How 'Little' African Languages Can Be Written Down for the First Time; Retired University Lecturer Dr Paul Tench Is at the Forefront of a Groundbreaking Project to Develop Written Alphabets in Remote African Communities Where Language Is All in the Mind. Here He Describes How Linguists in Zambia Are Helping to Tease out Spelling Systems for the Very First Time

Western Mail (Cardiff, Wales), June 16, 2011 | Go to article overview

How 'Little' African Languages Can Be Written Down for the First Time; Retired University Lecturer Dr Paul Tench Is at the Forefront of a Groundbreaking Project to Develop Written Alphabets in Remote African Communities Where Language Is All in the Mind. Here He Describes How Linguists in Zambia Are Helping to Tease out Spelling Systems for the Very First Time


Byline: Paul Tench

AFRICA has a billion people, about 15% of the world's population.

Between them they speak 2,000 languages, about 30% of the total number of languages in the world.

This means that many of their languages have a relatively small number of speakers; many less than a million, some less than 50,000, less than the population of Bridgend for instance.

Yet all these ethnic groups, even small ones like the 15,000 Fwe people of Zambia, are fiercely proud of their own special identity, their culture and their language.

Wales knows what it's like to be a small nation next to a large one and knows what it's like to feel a minority status within a larger political unit, but nevertheless to feel proud of its distinctive heritage and culture and, of course, its language. So it's not difficult to have a fellowfeeling with other people's awareness of their minority status in a much larger country.

But Welsh has a wonderfully rich literary heritage, with written records and documents dating back to the 900s. This is, however, not the case for most African peoples with a similar mother tongue population. Zambia with its 13 million people has 73 different ethnic groups and languages.

English is the official language, the language of government, the law, national media, big business and secondary education.

And some Zambian languages have huge populations like the Bemba with 3.5 million, Tonga (one million) and Nyanja (800,000) which are also spoken by millions of others as second languages. These languages are used at home, at work, in church, for trading in the market, often in local government and in primary school.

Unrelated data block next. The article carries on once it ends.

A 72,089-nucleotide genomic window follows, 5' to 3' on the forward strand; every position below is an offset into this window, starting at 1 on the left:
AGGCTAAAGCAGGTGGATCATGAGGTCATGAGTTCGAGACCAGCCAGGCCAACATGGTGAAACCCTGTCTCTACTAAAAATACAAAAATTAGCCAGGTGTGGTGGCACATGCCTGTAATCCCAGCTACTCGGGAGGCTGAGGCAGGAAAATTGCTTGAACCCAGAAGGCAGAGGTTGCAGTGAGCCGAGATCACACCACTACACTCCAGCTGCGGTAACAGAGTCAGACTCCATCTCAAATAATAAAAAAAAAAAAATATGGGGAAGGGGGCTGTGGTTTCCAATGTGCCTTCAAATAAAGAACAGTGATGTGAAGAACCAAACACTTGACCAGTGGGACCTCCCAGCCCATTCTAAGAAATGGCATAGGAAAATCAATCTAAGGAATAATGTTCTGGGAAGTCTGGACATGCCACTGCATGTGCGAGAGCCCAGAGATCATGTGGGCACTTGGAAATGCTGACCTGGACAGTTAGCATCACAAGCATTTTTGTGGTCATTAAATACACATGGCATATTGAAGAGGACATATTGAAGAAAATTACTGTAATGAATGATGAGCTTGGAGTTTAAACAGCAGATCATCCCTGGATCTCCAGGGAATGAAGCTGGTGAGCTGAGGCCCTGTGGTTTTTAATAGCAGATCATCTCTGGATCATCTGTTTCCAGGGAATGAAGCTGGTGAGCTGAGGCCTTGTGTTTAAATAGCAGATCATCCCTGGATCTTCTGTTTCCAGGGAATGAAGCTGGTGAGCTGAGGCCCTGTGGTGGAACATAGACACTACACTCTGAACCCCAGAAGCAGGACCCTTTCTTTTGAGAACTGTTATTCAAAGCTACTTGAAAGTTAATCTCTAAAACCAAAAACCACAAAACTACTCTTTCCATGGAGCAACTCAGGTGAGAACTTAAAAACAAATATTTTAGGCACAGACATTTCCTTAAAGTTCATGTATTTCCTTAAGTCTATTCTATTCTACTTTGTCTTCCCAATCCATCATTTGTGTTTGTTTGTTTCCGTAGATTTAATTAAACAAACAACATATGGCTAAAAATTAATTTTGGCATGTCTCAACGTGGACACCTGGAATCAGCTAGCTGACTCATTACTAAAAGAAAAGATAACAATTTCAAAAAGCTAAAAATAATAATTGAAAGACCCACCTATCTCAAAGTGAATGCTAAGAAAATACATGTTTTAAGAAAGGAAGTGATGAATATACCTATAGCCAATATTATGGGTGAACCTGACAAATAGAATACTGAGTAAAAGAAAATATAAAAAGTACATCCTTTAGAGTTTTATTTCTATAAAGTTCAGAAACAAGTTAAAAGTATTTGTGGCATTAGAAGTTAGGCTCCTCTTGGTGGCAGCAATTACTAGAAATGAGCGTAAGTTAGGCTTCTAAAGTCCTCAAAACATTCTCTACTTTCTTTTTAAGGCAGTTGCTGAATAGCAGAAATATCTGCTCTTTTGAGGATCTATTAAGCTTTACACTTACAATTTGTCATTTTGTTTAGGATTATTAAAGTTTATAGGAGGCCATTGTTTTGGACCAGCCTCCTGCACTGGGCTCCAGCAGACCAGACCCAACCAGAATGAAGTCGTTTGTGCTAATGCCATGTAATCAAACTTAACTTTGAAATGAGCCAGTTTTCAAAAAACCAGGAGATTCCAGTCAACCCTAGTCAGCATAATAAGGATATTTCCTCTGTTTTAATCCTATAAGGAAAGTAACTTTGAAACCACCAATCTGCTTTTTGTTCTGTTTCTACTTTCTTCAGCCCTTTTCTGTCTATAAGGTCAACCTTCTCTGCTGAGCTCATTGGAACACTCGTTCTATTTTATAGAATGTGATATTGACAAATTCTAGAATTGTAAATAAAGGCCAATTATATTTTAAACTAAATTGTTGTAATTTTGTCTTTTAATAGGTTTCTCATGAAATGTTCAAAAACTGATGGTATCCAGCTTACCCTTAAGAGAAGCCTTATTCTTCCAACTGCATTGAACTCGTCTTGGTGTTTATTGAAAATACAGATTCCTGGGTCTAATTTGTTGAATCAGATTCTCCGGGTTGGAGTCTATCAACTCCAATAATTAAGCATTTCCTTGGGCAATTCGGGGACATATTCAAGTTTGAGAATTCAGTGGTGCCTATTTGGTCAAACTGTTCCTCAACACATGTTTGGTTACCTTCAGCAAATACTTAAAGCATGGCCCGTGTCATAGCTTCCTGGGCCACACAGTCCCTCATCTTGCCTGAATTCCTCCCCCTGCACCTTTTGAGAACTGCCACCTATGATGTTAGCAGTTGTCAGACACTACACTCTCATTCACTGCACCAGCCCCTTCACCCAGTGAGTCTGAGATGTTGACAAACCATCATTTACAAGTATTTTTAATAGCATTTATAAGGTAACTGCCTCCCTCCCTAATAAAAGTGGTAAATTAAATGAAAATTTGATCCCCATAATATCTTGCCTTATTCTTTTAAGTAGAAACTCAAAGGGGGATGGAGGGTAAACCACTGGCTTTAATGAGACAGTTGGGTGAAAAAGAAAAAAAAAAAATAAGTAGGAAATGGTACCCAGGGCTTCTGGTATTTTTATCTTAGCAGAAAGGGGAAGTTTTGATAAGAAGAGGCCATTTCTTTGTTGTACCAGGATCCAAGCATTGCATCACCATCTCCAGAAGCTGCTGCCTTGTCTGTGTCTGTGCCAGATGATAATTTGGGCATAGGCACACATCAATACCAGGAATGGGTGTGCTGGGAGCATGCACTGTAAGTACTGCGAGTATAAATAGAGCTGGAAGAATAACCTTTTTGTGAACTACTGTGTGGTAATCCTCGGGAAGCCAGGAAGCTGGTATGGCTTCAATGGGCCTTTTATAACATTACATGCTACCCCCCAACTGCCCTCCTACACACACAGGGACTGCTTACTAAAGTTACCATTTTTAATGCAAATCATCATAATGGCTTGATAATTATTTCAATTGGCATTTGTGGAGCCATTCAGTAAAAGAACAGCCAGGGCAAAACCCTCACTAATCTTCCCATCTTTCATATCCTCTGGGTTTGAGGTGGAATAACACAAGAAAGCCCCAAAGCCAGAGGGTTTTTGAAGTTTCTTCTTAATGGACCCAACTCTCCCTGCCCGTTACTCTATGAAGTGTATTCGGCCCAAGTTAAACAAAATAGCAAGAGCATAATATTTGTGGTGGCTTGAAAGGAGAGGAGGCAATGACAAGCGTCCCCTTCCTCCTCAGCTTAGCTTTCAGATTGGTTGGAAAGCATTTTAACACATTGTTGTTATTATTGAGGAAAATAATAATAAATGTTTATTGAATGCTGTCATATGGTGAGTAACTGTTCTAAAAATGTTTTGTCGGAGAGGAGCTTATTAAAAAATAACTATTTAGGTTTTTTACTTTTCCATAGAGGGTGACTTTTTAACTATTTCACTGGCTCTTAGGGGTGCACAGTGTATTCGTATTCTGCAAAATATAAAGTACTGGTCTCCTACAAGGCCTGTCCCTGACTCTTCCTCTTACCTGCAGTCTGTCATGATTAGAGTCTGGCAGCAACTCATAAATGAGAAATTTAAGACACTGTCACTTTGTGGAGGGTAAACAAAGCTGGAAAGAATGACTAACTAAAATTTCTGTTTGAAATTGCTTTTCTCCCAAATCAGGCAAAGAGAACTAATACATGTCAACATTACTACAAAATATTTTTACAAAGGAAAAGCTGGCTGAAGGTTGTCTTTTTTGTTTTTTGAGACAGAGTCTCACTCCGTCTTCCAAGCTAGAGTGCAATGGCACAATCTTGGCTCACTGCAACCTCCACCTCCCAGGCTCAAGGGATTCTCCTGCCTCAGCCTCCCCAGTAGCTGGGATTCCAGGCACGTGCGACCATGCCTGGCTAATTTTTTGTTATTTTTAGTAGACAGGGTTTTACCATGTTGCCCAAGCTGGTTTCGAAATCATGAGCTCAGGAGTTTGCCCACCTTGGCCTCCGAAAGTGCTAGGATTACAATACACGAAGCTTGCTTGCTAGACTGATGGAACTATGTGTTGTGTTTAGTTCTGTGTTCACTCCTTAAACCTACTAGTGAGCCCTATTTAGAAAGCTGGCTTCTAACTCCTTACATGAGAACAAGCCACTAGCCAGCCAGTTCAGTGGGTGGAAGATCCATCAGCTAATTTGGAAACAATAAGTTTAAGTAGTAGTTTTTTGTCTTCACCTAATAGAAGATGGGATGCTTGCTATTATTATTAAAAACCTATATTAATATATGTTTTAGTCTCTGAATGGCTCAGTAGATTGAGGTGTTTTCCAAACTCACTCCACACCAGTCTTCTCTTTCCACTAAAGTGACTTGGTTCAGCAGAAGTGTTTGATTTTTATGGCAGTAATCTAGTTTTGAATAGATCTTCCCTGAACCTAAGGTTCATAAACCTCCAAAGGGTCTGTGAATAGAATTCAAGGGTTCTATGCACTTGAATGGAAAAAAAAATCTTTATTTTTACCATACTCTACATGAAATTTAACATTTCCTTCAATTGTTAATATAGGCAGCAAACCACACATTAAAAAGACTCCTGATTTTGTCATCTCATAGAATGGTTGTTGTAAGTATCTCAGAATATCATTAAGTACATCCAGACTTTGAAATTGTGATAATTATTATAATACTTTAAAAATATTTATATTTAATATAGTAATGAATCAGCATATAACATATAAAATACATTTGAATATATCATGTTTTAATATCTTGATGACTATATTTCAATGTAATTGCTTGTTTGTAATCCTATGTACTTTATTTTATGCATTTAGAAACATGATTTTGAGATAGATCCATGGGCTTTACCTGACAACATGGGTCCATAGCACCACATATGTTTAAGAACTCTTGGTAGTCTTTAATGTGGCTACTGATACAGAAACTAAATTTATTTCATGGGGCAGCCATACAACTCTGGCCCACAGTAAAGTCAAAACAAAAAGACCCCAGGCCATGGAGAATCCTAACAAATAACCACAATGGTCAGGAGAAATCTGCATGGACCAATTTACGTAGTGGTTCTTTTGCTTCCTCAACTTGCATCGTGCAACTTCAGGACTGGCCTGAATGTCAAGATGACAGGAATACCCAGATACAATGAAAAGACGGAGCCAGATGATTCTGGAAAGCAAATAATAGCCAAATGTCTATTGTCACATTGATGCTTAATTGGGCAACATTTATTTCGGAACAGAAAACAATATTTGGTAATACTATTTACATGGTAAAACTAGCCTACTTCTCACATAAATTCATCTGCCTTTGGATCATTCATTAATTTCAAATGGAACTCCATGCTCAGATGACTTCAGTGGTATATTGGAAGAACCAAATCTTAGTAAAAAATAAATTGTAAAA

But then there are the smaller languages, the minority languages, which are also used at home, at work, in church, for trading in the market, but in much more restricted areas. They have their own customs and traditions, their own sense of dress and architecture, and their own practices of work.

The Fwe people know they are different from their neighbours, the Shanjo people, who are different from the Makoma people and the Kwamashi people and the Kwangwa people, and so on and on. But none of these people have a written heritage; their languages are not taught in school like siLozi, the regional trade language.

They are, nevertheless, vibrant languages which identify the people.

Now they want to change that. They see no reason why they should be left behind, and so I went to help them. We were a small team of linguists, funded by a charity called The Seed Company that responds to initiatives from local communities like these, by providing local workshops.

Language is all in the mind; what is written on the page reflects what is contained in the mind, and we linguists were there to tease this information out of their brains and facilitate the production of a spelling system that would be appropriate to their particular language.

The first task was to audio record a short story in their mother tongues, and then play it back bit by bit, with each member of the team attempting to write it down on their own.

Now, how could they do that, if their language had never been written down before? Well, all of these people were literate in siLozi and English; they knew from these languages the consonants and vowels of our (Roman) alphabet and what they stood for in those two languages.

And they adapted that knowledge as best as they could in the first instance.

There were disagreements among the team members, but there was also a surprising amount of agreement. And then they discussed their differences with the linguist assigned to them, and gradually a greater degree of consensus emerged.

The second stage was then to use this very provisional attempt at spelling to work out the meaning of each word and each part of a word in the story. This would help to show up plurals from singulars, present tenses from past, pronouns from prepositions, and other grammatical information. …

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How 'Little' African Languages Can Be Written Down for the First Time; Retired University Lecturer Dr Paul Tench Is at the Forefront of a Groundbreaking Project to Develop Written Alphabets in Remote African Communities Where Language Is All in the Mind. Here He Describes How Linguists in Zambia Are Helping to Tease out Spelling Systems for the Very First Time
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